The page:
America is engaged in “the world’s most radical experiment in democracy,” Heather McGhee of Demos notes, because we are “a nation of ancestral strangers that has to find connection even as we grow more diverse every day.” Our histories start in countries all over the globe, with different languages and different faiths, and yet somehow we have continued to work on forging a common democracy. If conservatives have their way, a new Supreme Court case to enable public funding of private religious education could make that work of forging social cohesion all the more difficult.

More than any other institution, our country’s system of public education has provided the glue that holds our nation together. Nine in ten American children attend public schools, which take all comers, no matter their race, religion, or income. To be sure, public schools need to become better integrated by race and economic status—a goal that The Century Foundation has championed for almost a quarter century—but American public schools are still the predominant driver of our national experiment, taking people from all walks of life and teaching them what they have in common as Americans.

The unique challenges of educating students whose family backgrounds start in all corners of the globe was not lost on early supporters of public education, which is why, so far, thirty-seven states enacted constitutional provisions to prohibit the use of public funds for private religious education. Making public funds available for each religious sect to form its own exclusive school would make the challenge of creating a common American identity all the more difficult.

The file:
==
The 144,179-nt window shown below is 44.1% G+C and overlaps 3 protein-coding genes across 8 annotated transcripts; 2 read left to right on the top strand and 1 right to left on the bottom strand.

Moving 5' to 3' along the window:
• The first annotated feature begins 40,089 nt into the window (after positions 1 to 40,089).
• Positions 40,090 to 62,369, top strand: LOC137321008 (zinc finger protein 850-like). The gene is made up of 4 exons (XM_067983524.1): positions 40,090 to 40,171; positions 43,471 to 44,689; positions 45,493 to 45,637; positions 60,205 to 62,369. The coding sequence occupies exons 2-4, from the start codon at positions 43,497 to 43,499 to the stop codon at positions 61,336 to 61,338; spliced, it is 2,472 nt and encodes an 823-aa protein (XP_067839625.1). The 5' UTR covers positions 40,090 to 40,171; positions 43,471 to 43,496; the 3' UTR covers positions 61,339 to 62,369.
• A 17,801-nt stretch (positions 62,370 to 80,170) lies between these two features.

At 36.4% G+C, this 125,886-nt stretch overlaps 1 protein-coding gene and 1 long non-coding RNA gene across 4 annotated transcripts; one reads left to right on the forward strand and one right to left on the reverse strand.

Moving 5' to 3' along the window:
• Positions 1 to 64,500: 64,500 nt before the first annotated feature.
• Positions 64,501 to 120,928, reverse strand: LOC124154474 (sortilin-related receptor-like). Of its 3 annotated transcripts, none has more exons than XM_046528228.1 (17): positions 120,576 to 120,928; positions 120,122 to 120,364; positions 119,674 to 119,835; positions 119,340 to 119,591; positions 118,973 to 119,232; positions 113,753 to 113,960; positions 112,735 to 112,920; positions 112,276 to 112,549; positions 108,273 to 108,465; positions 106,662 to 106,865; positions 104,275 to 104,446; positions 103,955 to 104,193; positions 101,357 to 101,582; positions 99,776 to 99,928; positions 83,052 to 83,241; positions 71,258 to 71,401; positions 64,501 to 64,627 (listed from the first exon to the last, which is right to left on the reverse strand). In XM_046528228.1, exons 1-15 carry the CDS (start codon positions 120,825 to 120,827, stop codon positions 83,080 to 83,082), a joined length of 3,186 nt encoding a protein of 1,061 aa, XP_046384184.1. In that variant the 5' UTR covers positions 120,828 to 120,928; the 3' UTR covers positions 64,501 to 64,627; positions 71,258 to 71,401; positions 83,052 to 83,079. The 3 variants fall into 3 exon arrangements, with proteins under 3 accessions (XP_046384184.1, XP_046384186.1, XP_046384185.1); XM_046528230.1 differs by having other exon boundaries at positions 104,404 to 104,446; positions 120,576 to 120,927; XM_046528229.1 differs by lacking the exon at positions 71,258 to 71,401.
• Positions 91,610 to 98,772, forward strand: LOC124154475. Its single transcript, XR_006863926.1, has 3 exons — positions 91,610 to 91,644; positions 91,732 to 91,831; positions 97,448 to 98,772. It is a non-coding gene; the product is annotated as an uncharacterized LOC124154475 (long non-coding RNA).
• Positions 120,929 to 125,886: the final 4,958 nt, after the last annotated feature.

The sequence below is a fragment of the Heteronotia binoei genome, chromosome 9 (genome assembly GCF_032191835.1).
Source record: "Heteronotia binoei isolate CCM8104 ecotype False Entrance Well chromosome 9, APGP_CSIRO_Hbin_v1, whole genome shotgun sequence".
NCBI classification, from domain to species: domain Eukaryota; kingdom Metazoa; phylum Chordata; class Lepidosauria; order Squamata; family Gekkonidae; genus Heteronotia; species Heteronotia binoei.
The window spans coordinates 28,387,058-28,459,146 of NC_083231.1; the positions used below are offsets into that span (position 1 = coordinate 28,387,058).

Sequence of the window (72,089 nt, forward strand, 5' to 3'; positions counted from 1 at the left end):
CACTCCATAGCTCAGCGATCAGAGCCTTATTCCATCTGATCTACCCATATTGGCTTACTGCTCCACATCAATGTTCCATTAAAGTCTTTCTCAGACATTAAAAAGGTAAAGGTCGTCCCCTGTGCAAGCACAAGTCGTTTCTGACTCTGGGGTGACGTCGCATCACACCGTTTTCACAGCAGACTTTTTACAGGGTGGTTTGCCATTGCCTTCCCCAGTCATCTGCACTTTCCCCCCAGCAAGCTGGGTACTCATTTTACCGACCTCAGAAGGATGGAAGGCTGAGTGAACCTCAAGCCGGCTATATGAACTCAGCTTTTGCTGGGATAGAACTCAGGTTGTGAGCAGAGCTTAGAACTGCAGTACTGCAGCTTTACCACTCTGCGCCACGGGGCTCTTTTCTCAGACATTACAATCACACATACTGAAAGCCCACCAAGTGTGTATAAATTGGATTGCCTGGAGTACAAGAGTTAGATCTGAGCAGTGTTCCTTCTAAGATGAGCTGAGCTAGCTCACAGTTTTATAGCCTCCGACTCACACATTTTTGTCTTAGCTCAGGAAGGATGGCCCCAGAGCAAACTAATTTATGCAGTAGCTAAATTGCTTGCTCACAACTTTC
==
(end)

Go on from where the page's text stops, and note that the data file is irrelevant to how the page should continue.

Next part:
Today, 75 percent of American private school students attend religiously affiliated schools. These schools serve as an important vehicle for families who wish to inculcate a particular religious set of beliefs in their children, and on their own dime. These schools are not, however, charged with promoting democratic values, or a common American identity, as public schools are, so there is good reason to reserve public funds for public schools.

Religious schools are not charged with promoting democratic values, or a common American identity, as public schools are, so there is good reason to reserve public funds for public schools.

Moreover, in some cases, religious schools promote undemocratic and pernicious practices. Take, for example, the Fayetteville Christian School in North Carolina. As my former Century Foundation colleague Kimberly Quick found, the school declared on its website that it “will not admit families that belong to or express faith in non-Christian religions such as, but not limited to: Mormons (LDS Church), Jehovah’s Witnesses, Muslims (Islam), non-Messianic Jews, Hindus, Buddhists, etc.” The school also says it “will not admit families that engage in illegal drug use, sexual promiscuity, homosexuality (LGBT) or other behaviors that Scripture defines as deviate and perverted.”

Under the Constitution, parents have the right to pay for private religious schooling. In a 1925 decision, Pierce v. Society of Sisters, the U.S. Supreme Court held that parents cannot be forced to send their children to public school and instead have the right to spend their own money to educate children in religious school. But there has been no constitutional right to have the public foot the bill for private education. Indeed, there are powerful policy reasons for the public not to do so. As Michael Kelly, the late editor of The New Republic noted, “Public money is shared money, and it is to be used for the furtherance of shared values, in the interest of e pluribus unum.” Schools that divide us by such factors as race or religion “take from the pluribus to destroy the unum.”